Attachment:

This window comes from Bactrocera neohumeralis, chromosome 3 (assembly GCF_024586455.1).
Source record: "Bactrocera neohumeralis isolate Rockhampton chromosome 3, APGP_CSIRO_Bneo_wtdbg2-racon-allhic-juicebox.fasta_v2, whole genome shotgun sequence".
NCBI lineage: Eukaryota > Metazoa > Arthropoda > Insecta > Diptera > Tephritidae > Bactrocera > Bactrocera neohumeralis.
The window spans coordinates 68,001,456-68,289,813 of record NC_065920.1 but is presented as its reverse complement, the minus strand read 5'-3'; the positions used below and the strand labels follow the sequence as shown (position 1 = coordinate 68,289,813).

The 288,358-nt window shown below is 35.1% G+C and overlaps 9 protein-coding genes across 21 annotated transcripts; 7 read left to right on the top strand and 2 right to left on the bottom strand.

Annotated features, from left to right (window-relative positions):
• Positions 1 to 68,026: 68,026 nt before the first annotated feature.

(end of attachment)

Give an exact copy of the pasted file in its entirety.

This window comes from Bactrocera neohumeralis, chromosome 3 (assembly GCF_024586455.1).
Source record: "Bactrocera neohumeralis isolate Rockhampton chromosome 3, APGP_CSIRO_Bneo_wtdbg2-racon-allhic-juicebox.fasta_v2, whole genome shotgun sequence".
NCBI lineage: Eukaryota > Metazoa > Arthropoda > Insecta > Diptera > Tephritidae > Bactrocera > Bactrocera neohumeralis.
The window spans coordinates 68,001,456-68,289,813 of record NC_065920.1 but is presented as its reverse complement, the minus strand read 5'-3'; the positions used below and the strand labels follow the sequence as shown (position 1 = coordinate 68,289,813).

The 288,358-nt window shown below is 35.1% G+C and overlaps 9 protein-coding genes across 21 annotated transcripts; 7 read left to right on the top strand and 2 right to left on the bottom strand.

Annotated features, from left to right (window-relative positions):
• Positions 1 to 68,026: 68,026 nt before the first annotated feature.